Best Article Award

The section’s award for best article was presented to Quan Li (Pennsylvania State University) and Rafael Reuveny (Indiana University) for “Economic Globalization and Democracy: An Empirical Analysis.” Valerie Bunce (Cornell University, committee chair), who presented the award, worked with Joseph Klesner (Kenyon College, and Gretchen Casper (Pennsylvania State University) on the selection panel.

Best Field Work Award

The prize for best field work was awarded for the first time this year, in an effort to reward and encourage graduate students to undertake field work. The selection committee included Nancy Bermeo (Princeton University, chair), Michael Foley (Catholic University of America) and Mike Hanshard (Northwestern University). Emilia Gioreva, a Ph.D. candidate from the University of Florida supervised by Leslie Anderson, earned the award for field work on rural women in Bulgaria and Ecuador.

2003 Award Winners

Best Book Award

The award for best book on comparative democratization was presented to Susan Stokes (University of Chicago) for her book Mandates and Democracies: Neoliberalism by Surprise in Latin America (Cambridge University Press, 2001) and James Mahoney (Brown University) for his book Legacies of Liberalism: Path Dependence and Political Regimes in Central America (Johns Hopkins University Press, 2001). The selection committee included Gretchen Casper (Pennsylvania State University, chair), Michael Foley (Catholic University of America), and Abdeslam Maghraoui (Princeton University).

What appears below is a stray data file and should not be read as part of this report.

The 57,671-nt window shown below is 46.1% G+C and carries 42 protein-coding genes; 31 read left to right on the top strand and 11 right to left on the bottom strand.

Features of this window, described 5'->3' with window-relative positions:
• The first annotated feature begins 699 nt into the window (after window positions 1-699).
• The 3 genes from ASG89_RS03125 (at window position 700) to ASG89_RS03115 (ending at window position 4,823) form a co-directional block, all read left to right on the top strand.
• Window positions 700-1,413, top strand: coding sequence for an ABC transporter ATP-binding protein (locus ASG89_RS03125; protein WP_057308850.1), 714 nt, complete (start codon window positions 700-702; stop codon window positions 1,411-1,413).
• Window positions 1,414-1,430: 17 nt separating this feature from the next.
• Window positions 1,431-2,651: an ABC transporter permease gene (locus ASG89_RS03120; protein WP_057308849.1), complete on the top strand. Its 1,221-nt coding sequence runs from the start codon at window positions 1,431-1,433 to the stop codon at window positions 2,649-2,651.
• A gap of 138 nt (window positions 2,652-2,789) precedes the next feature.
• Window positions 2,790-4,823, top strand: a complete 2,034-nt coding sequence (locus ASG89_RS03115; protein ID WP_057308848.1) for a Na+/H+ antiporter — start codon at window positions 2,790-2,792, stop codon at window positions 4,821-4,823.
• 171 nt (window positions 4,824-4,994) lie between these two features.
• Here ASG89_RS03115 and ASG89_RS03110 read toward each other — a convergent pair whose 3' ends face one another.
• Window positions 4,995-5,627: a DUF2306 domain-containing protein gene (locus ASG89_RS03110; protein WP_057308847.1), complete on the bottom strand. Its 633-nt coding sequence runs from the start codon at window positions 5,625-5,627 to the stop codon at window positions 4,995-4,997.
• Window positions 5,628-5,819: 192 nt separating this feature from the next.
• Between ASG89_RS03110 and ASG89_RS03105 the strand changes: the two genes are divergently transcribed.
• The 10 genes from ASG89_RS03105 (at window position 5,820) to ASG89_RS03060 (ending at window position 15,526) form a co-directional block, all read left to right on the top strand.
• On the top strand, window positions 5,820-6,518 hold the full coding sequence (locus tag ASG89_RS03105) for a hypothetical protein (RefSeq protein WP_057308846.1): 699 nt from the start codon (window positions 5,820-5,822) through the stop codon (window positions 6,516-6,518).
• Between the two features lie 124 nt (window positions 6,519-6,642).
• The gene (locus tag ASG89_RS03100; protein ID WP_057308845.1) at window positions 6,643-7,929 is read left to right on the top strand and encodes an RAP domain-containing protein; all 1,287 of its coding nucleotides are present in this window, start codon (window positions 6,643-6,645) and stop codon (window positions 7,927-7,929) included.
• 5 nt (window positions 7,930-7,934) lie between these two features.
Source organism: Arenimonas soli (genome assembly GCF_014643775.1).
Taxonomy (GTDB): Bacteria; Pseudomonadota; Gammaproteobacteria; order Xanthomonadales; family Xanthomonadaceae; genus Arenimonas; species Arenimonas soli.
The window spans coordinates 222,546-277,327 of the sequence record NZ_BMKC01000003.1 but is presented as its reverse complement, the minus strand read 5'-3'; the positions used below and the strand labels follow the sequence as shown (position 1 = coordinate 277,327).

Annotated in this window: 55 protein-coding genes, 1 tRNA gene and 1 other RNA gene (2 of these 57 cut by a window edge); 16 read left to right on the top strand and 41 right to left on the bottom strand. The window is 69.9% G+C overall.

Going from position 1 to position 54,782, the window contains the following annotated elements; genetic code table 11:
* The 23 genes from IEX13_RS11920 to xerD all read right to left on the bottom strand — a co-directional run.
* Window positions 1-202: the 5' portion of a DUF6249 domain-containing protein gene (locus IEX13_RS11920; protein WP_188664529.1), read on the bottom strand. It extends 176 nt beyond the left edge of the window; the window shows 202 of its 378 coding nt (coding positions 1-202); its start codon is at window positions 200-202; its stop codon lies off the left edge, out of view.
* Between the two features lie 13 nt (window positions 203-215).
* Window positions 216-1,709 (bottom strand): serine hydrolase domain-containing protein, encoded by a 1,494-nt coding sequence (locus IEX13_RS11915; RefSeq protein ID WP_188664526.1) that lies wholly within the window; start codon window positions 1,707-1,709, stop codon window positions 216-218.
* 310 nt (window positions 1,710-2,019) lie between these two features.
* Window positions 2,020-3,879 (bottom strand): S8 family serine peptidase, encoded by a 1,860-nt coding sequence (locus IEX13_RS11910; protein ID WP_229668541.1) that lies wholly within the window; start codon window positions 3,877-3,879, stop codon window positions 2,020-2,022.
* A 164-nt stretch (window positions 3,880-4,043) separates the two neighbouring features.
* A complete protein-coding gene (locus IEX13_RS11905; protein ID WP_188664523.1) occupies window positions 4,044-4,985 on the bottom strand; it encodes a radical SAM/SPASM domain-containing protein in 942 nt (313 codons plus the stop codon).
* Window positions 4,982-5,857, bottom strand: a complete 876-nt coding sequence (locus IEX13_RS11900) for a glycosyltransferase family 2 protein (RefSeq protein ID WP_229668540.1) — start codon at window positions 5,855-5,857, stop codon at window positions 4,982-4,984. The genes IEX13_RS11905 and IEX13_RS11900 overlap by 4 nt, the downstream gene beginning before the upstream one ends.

Best Article Award

 

The prize for best article was presented to Anirudh Krishna (Duke University) for his article “Enhancing Political Participation in Democracies: What Is the Role of Social Capital?” which appeared in the May 2002 Comparative Political Studies. The selection committee included Nicolas van de Walle (Michigan State University, chair), Eva Bellin (Hunter College), Valerie Bunce (Cornell University), and Eric Thun (Princeton University).

2002 Award Winners

Best Paper Award
The prize for best paper presented at the 2001 American Political Science Association’s annual meeting was awarded to Michael McFaul (Stanford University) for his paper “The Fourth Wave of Democracy and Dictatorship: Noncooperative Transitions in the Postcommunist World,” which was published in the January 2002 World Politics. Atul Kohli (Princeton University) served as the selection committee.